Biden backs free public university tuition in olive branch to progressives
(CNN) -- Joe Biden is partially embracing progressives' call for free public college tuition, backing a plan to make universities tuition-free for those whose families make less than $125,000 per year.
The former vice president's move, announced by senior aides on a call with reporters hours before his Sunday night debate with Vermont Sen. Bernie Sanders, is Biden's latest olive branch to the left as he attempts to consolidate the party behind him and pivot to a general election against President Donald Trump.
It comes the same weekend Biden adopted Massachusetts Sen. Elizabeth Warren's proposed bankruptcy reforms, which would undo major parts of a law the two had fought over 15 years ago, when Biden was a Delaware senator and Warren was a professor.
Biden, who has amassed a delegate lead on Sanders and is looking to all but clinch the Democratic nomination in Tuesday's primaries in Arizona, Florida, Illinois and Ohio, is increasingly seeking to embrace popular proposals from his current and former opponents. He had previously called for community college to be tuition-free.
"This continues the tone you have heard from Vice President Biden over the last couple of weeks that as Democrats we are united and we are looking forward to truly pulling this party together," a senior Biden campaign aide said on the Sunday conference call.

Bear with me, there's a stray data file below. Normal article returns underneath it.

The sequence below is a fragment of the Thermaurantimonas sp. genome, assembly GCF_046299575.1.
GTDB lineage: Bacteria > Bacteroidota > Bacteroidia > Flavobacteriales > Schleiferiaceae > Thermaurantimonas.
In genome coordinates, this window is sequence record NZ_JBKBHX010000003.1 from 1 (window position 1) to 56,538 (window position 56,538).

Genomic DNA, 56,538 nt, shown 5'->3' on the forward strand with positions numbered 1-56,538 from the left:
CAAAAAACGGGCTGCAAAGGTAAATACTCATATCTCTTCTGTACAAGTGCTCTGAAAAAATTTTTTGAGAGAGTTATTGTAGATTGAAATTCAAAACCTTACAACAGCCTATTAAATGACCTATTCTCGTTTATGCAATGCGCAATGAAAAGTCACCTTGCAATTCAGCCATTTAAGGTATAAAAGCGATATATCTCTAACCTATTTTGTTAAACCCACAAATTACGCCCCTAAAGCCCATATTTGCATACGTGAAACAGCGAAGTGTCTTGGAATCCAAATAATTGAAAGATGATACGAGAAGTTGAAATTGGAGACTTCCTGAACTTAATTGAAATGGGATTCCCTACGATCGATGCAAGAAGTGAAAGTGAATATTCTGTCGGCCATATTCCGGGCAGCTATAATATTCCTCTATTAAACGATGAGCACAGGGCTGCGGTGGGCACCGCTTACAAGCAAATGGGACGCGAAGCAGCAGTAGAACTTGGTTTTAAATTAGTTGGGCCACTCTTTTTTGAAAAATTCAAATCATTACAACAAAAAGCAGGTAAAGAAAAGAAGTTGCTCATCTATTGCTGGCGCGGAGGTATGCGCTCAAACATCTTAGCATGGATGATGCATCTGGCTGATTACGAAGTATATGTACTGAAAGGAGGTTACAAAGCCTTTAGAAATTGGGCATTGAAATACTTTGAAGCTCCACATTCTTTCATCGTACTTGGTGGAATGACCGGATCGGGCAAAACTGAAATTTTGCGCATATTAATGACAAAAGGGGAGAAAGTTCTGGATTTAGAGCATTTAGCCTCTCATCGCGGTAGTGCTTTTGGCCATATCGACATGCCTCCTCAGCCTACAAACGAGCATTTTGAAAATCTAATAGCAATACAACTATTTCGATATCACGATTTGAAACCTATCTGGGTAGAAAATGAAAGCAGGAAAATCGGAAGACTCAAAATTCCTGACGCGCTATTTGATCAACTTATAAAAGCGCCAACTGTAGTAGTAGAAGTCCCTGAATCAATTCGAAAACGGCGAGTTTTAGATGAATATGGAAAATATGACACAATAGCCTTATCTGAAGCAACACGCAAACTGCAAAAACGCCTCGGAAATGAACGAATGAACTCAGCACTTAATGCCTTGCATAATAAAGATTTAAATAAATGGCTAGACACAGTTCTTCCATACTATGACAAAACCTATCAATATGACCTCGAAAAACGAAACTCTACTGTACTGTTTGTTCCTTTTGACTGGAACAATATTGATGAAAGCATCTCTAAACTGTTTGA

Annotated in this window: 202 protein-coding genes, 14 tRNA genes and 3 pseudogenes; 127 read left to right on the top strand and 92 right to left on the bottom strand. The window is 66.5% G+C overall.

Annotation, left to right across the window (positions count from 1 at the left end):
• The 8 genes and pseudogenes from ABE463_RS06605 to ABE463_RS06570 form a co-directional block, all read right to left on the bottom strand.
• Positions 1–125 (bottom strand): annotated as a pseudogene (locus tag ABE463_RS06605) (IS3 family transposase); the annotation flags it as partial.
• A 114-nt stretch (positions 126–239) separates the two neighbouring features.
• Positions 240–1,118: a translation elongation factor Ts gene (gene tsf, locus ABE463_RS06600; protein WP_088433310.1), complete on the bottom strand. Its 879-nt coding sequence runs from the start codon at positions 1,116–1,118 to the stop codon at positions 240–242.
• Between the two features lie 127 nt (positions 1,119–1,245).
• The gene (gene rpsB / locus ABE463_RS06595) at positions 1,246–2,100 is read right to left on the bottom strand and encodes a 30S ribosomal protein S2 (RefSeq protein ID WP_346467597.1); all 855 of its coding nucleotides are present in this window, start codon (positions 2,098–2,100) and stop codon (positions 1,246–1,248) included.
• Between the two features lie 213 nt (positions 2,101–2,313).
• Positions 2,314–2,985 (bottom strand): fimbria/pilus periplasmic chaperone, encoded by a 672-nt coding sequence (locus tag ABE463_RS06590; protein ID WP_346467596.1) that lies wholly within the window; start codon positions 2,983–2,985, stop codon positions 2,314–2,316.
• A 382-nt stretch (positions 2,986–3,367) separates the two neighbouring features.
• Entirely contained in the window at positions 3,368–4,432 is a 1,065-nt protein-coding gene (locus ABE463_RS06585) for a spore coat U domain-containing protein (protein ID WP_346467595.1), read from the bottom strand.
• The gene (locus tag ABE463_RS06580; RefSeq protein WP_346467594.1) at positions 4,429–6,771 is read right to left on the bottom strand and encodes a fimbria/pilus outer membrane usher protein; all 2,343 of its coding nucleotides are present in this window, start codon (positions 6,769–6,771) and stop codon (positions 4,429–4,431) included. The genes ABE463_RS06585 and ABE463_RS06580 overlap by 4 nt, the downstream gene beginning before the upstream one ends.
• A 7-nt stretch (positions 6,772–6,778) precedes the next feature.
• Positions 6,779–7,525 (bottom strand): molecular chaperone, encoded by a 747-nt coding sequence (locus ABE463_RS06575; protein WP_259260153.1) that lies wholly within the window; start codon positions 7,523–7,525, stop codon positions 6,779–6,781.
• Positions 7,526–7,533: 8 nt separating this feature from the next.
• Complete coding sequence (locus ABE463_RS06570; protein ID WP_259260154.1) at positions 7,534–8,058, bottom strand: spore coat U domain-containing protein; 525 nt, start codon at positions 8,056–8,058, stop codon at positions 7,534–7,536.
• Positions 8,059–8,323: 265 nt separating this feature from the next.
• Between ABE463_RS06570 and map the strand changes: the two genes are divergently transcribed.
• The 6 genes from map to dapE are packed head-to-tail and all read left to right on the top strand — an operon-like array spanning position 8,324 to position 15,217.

"As president, (Biden) will continue to be open to the best ideas to make this a reality, frankly regardless of where they come from," the aide said.
Biden's plan mirrors Sanders' 2017 "College for All Act," which would make public college and university tuition free for those whose families earn less than $125,000 per year. That measure was co-sponsored by Warren and two other former 2020 contenders, California Sen. Kamala Harris and New York Sen. Kirsten Gillibrand.
"Bernie has put forward a plan that would make public colleges and universities free for families whose income is below $125,000," Biden tweeted on Sunday. "It's a good idea, and after consideration, I am proud to add it to my platform."
Biden's plan stops short of what Sanders and Warren had proposed as presidential candidates: Free tuition at public universities for all, regardless of income.
Sanders responded in a statement Sunday evening. "It's great that Joe Biden is now supporting a position that was in the Democratic platform four years ago," the Vermont senator said. "Now we have to go much further. We need to make all public universities, colleges and trade schools tuition-free for everyone like our high schools are. We need to cancel all student debt. And we can fund it with a small tax on Wall Street speculation."
Biden's plan does not address student loan forgiveness. Sanders has called for all student debt to be wiped away, while Warren has called for the elimination of most of it. Biden has said he supports erasing the debt of those who take public service jobs.
Warren's bankruptcy proposal -- which Biden now backs -- also calls for student debt to be discharged in bankruptcy proceedings.
Biden's position is now similar to the one taken by Hillary Clinton after her 2016 primary against Sanders. She then said she supported phasing in free tuition over four years so that those whose families make less than $125,000 per year would receive free public university tuition.
This story has been updated to include a response from Sanders.
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